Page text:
By Gustavo Arellano
By R. Scott Moxley
By Alfonso Delgado
By Courtney Hamilton
By Joel Beers
By Peter Maguire
By Charles Lam
By Charles Lam
Five years ago, Scott McManus, a gang-unit officer, made headlines for his involvement in a highly questionable shooting that capped a long record of excessive-force complaints. Now he’s back in the news again, thanks to a federal civil-rights lawsuit expected to be filed July 29. The lawsuit stems from a Feb. 2, 2008, collision involving McManus and Boaz Quinton Balenti, a 45-year-old driver who cruised through a Buena Park neighborhood where McManus and other officers were conducting a drug-surveillance operation.
Police reports filed by McManus and other officers assert Balenti aroused suspicion because his truck had tinted windows and had rolled through a stop sign. McManus responded by turning on his police lights and positioning his vehicle as a roadblock, and Balenti failed to stop. “Balenti and I made eye contact as I stopped my vehicle,” McManus wrote in his report. “Balenti suddenly accelerated his truck in my direction and violently collided with the front end of my vehicle.”
In his report, McManus claimed he was unable to arrest Balenti because he was in such serious pain from the wreck that he collapsed on the pavement after getting out of his car. “I went to the ground and could not stand up,” he wrote. Two other officers named in the lawsuit are alleged to have beaten Balenti after pulling him from his truck; in their own reports, the two officers stated Balenti resisted arrest and they had no choice but to sweep his feet from the ground and repeatedly “strike” him in the face to force him to comply. (By all accounts, McManus was dazed from the crash and did not strike Balenti.)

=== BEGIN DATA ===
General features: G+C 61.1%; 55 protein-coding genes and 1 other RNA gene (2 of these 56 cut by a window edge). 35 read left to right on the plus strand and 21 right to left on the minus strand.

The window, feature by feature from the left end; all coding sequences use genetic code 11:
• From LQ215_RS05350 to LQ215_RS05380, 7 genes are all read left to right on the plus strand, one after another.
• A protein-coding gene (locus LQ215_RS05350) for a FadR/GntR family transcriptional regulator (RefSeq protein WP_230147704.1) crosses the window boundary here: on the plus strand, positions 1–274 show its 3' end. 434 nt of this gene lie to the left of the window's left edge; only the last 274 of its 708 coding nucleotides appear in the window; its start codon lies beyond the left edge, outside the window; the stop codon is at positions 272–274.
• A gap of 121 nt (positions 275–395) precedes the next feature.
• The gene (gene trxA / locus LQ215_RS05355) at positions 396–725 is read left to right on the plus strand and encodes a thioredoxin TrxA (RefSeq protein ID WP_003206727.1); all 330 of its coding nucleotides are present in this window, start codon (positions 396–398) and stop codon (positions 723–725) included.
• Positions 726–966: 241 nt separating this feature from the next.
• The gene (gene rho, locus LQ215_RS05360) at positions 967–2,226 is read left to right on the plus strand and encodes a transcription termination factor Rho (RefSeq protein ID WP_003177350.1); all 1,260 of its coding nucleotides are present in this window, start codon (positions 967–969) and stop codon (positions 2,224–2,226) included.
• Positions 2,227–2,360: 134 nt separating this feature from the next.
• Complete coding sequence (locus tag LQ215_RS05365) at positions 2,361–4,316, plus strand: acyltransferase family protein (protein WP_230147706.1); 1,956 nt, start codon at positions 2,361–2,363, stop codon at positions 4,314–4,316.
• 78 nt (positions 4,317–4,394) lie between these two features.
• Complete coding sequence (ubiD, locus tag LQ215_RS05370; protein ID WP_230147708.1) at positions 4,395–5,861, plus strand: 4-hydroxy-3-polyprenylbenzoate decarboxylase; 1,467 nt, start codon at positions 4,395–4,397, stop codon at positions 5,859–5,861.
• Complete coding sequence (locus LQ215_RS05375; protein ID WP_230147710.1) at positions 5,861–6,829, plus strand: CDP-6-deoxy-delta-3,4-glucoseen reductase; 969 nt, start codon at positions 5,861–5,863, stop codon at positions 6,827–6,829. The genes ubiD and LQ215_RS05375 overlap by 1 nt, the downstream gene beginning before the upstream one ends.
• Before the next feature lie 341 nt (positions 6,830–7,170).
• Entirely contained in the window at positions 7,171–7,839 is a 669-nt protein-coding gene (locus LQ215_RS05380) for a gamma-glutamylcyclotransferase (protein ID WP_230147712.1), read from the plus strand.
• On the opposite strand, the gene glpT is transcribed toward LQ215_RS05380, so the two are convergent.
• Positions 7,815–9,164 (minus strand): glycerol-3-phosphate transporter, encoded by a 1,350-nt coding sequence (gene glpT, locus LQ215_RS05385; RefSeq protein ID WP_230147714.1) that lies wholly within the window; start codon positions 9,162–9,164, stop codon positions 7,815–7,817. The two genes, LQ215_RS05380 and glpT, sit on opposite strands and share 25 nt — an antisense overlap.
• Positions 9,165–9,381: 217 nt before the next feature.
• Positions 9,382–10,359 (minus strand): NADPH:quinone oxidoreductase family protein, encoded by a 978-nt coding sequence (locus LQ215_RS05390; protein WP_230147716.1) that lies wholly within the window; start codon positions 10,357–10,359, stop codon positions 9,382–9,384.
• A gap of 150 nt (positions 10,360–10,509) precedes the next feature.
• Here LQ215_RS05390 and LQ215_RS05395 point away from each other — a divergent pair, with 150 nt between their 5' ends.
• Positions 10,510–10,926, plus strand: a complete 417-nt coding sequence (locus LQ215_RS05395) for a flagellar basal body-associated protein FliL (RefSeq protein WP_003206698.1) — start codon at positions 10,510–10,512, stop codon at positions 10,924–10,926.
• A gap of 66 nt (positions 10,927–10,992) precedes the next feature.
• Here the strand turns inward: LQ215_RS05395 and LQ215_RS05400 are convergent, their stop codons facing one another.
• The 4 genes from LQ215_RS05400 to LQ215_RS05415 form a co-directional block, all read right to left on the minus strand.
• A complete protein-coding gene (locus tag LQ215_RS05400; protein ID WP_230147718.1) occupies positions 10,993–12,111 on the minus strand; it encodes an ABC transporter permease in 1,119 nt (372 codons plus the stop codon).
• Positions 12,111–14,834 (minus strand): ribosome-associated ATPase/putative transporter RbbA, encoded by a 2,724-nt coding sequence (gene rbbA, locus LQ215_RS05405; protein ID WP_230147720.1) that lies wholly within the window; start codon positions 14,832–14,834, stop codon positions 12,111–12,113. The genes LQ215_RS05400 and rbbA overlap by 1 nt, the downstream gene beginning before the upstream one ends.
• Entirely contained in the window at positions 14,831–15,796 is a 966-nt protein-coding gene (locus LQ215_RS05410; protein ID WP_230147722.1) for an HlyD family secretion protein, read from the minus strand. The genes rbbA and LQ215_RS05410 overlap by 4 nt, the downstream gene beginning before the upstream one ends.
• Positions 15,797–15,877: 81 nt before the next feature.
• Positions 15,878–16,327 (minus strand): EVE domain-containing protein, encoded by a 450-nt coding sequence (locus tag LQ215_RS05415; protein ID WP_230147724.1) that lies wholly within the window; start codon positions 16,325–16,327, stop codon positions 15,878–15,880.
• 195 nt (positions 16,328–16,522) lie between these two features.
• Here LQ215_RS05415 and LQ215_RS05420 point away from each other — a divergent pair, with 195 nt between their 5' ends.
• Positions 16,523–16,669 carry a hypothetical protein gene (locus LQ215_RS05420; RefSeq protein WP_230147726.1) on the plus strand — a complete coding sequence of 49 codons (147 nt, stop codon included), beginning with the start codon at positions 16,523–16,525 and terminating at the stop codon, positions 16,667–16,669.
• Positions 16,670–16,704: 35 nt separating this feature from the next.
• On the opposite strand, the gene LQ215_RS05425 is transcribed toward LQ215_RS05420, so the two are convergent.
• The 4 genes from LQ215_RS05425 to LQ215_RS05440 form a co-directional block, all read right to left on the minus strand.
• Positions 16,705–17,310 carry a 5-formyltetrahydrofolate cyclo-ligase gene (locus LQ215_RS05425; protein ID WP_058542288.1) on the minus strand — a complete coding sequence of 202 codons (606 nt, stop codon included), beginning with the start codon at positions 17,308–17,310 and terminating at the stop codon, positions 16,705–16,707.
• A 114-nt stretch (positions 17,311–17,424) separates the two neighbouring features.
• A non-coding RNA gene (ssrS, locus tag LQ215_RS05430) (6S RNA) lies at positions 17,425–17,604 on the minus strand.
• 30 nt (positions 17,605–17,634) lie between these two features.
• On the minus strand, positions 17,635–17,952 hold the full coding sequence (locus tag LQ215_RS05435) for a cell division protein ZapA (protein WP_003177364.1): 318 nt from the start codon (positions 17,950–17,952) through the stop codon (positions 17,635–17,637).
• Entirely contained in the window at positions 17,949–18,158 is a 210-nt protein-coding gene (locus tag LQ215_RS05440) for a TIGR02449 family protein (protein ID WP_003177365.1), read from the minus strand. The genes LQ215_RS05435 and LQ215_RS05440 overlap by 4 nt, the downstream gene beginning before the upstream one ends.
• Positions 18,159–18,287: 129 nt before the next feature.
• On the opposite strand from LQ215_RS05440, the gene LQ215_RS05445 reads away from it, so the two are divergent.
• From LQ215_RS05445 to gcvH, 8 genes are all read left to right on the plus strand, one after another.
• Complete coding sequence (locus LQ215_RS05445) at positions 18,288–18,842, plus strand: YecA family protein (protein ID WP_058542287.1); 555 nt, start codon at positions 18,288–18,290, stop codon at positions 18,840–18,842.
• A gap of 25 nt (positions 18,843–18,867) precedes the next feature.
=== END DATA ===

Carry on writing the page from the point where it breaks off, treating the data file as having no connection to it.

Balenti, whom police reports say was slipping in and out of consciousness, was sent to West Anaheim Medical Center with numerous injuries he sustained from the collision: a concussion, a dislocated right shoulder and cervical spine sprain, as well as extensive bruising and nerve damage. Hospital photographs taken that day show him covered in blood, adorned in a neck brace and with heavy bandages on his head. McManus was also treated for his less serious injuries: several bruises, a cut on his leg and scratched knuckles.
After being treated, Balenti went to jail, charged with assault with a deadly weapon for allegedly ramming McManus. Although the Orange County district attorney’s office declined to prosecute Balenti for the car crash, he pleaded guilty to two counts of transporting narcotics in return for a two-year prison sentence. “At the time we filed the case, we believed there was sufficient evidence to file a charge of assault with a deadly weapon,” said DA spokeswoman Susan Kang Schroeder. “As we did further investigation and obtained further evidence, we didn’t believe we could prove that case beyond a reasonable doubt, and we dismissed the charge.”
Assuming Balenti intentionally rammed McManus, the two other officers named in the lawsuit do not make this assertion in their reports. Instead, they state they observed Balenti “colliding” with McManus, leaving it unclear as to which vehicle rammed the other.
A sworn declaration attached to the lawsuit signed by the one witness to the crash who wasn’t wearing a uniform is more clear on this question. This witness, a Buena Park resident who lived near the scene of the incident, asked to not be identified and would only confirm that he signed the declaration and that everything he stated is exactly what happened.